Investment Banker: Shen Yun Brings Valuable Cultural Understanding

April 22, 2012 Updated: October 1, 2015
Bill Needham, an investment banker and independent director of Golden Hope Mines Limited, enjoyed Shen Yun Performing Arts at Lincoln Center on Saturday. (Courtesy of NTD Television)
Bill Needham, an investment banker and independent director of Golden Hope Mines Limited, enjoyed Shen Yun Performing Arts at Lincoln Center on Saturday. (Courtesy of NTD Television)

NEW YORK—When Bill Needham, an investment banker, independent director of Golden Hope Mines Limited, and formerly of Oppenheimer & Co, was watching Shen Yun Performing Arts at Lincoln Center on Saturday evening, he was already thinking of bringing his two sons to see it.

“One [son] that’s down in Georgia and another one that’s another place, in just to see it, because I think the cultural understanding that it brings is very valuable for today’s young men,” he said.

Mr. Needham immensely enjoyed the performance.

“It was spectacular,” he said. “The choreography, the athleticism, and the message was just wonderful. People should come and see it. You’ll then understand what I’m talking about.”

Classical Chinese dance is at the heart of a Shen Yun performance, both one of the hardest to master and one of the most comprehensive in the world, according to the company’s website. “Classical Chinese dance is a culture left to us by the ancients who came before us, its beauty should be riches shared by all of humanity, its purity should not be contaminated. Shen Yun Performing Arts’ dance style is built upon classical Chinese dance as a foundation, while also maintaining a number of ethnic and folk dances. This combination embodies Chinese people’s aestheticism and ethnic character.”

The gentleness of the dancers, even while performing difficult jumping and tumbling techniques, struck Mr. Needham. 

“Those are gentle vignettes,” said Mr. Needham. “Fabulous dancing and fabulous choreography.”

The mission of Shen Yun, which is based in New York, is to revive the 5,000 year-old, divinely inspired Chinese culture, which, according to the company, was “all but destroyed” by more than 60 years of communist rule.

“I am delighted to see that the show is being put on because I think it crosses into our culture, here in the West, very nicely,” said Mr. Needham. “It lets us know a lot more about China and things of the East, which we do not know enough about.”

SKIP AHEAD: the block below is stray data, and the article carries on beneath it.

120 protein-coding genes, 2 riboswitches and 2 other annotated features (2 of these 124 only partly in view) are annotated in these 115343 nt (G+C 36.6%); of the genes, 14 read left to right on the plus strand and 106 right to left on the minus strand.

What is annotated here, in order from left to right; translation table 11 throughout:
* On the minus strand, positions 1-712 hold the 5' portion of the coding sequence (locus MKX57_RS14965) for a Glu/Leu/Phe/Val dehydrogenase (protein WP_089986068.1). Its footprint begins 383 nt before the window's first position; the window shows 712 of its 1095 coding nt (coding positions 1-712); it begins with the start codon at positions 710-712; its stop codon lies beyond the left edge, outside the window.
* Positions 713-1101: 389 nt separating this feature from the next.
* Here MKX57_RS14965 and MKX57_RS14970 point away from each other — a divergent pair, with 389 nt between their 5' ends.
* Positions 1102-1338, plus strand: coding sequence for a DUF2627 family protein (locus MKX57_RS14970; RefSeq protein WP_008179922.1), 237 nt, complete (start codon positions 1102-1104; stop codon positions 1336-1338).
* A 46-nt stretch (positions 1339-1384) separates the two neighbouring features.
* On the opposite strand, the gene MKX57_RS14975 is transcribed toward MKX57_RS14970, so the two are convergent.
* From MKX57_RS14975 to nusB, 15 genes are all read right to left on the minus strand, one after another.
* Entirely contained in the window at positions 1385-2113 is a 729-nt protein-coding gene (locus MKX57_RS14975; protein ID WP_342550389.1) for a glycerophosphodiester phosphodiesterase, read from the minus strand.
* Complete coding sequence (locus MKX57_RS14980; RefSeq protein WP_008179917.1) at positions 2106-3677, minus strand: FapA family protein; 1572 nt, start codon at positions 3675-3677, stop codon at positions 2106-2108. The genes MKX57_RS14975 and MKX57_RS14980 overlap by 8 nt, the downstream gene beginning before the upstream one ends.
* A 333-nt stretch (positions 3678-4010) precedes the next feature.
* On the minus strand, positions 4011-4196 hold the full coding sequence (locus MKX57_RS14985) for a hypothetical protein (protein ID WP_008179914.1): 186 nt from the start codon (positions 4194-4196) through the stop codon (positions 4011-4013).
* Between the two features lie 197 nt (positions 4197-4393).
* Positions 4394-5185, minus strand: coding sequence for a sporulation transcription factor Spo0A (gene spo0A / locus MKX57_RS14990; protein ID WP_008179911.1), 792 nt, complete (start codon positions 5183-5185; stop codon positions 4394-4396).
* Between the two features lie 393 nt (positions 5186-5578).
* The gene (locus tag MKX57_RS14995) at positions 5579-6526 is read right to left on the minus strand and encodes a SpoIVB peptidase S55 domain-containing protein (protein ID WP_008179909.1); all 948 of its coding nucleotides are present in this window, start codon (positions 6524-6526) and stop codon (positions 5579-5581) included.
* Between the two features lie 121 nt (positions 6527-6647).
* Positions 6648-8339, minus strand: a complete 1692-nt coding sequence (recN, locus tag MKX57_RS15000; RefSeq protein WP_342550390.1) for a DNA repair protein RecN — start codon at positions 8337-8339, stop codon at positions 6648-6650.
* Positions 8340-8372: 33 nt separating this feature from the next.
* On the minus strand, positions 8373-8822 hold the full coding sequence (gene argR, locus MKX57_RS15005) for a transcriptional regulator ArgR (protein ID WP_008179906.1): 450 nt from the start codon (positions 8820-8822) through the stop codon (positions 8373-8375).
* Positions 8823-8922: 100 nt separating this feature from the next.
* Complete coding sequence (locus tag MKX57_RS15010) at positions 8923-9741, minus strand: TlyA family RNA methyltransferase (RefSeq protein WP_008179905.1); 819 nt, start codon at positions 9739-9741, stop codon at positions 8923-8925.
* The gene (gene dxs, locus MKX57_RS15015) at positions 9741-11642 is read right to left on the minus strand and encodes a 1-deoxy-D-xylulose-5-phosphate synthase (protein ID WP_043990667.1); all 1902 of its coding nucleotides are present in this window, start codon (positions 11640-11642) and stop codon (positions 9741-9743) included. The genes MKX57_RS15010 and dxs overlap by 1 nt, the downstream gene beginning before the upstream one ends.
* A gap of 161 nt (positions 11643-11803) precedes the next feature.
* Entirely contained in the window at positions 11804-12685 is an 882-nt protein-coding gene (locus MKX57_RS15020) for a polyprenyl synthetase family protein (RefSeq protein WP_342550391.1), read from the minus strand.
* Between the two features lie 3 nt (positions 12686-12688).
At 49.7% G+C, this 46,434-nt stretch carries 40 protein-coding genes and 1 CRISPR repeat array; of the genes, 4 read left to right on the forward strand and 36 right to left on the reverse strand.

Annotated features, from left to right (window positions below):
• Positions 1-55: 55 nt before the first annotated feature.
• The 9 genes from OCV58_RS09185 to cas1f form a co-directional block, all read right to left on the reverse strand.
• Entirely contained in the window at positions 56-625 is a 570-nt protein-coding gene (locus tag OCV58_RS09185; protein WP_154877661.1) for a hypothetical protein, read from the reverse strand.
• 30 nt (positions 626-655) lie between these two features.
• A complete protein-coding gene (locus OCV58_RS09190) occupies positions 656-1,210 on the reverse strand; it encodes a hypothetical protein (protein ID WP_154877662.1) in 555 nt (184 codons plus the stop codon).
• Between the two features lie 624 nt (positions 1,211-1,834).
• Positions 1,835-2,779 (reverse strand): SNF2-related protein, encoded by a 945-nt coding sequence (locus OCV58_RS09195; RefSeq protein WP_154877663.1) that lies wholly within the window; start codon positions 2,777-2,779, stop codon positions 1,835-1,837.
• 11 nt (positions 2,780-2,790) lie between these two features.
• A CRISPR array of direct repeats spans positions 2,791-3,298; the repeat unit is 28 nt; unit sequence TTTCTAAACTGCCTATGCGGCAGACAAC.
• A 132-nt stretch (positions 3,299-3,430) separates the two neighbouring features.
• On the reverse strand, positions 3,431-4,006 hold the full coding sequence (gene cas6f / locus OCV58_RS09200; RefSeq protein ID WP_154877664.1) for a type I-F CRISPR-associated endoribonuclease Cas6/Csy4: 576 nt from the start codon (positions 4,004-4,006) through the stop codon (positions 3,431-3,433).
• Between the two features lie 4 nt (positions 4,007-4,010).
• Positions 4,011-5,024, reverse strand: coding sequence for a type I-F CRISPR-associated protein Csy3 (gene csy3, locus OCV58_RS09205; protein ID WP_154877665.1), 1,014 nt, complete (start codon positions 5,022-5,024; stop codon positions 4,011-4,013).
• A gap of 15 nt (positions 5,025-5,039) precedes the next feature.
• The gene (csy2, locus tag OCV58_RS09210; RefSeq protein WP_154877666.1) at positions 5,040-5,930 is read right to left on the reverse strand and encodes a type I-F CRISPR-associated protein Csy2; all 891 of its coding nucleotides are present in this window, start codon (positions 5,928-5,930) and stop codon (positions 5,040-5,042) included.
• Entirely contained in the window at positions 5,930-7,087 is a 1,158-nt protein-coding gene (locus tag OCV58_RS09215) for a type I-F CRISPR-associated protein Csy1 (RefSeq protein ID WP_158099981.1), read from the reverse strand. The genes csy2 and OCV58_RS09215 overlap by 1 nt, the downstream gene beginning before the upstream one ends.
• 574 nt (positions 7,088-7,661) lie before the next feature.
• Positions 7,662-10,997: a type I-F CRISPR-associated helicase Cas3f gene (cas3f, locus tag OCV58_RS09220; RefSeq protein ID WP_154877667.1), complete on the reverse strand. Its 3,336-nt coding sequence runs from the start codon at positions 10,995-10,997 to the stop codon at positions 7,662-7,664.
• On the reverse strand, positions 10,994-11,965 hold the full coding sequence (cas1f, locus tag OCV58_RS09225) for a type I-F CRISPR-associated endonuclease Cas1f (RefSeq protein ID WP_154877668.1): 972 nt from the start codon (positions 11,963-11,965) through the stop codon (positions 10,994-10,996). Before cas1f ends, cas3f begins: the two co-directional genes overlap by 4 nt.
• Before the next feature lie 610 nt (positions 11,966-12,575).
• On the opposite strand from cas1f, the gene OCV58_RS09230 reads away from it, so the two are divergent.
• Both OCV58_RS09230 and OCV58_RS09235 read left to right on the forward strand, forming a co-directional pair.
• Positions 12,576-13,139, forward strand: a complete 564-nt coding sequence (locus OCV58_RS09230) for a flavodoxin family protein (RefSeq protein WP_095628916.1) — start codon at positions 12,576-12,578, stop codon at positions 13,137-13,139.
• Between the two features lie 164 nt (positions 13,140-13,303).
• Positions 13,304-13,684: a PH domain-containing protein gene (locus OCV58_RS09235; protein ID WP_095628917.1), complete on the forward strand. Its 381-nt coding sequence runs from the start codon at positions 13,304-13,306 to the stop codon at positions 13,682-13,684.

Being based in New York, explains the company’s website, “Shen Yun’s artistic creators have the ability to freely express themselves and their ancient culture.” Mr. Needham commented on the current situation in China. 

“There’s a great struggle going on in China today,” he said. “And it all comes down to education and understanding that everybody has their unique destiny. And if you want the most out of a human being the system must be such that they’re free to do everything that they can possibly do and possibly be as long as they don’t interfere with the rights of others. And when government becomes over-powerful—wherever it is on earth—it crimps the individual’s potential. 

“I think this show shows very well what can be done when freedom reigns—it’s very exciting,” he added. Shen Yun was formed six years ago, a fact Mr. Needham said was magnificent. “Keep doing it,” he encouraged the performing arts group and its artists.

Backing the dancers are; a unique orchestra that combines both Western and Chinese classical instruments, handmade colorful costumes, hi-tech digital backdrops, a trio of vocalists, and two virtuoso musicians.

“I loved the music,” said Mr. Needham. “I loved the whole thing. The way the scenery and the staging and the dancing melds into one another is a very different experience. And very exciting. Very enjoyable.”

Reporting by NTD Television and Zachary Stieber.

Shen Yun Performing Arts, based in New York, has three touring companies that perform simultaneously around the world, with a mission to revive traditional Chinese culture. Shen Yun Performing Arts Touring Company will perform at the David H. Koch Theater at Lincoln Center through April 22. 

For more information, visit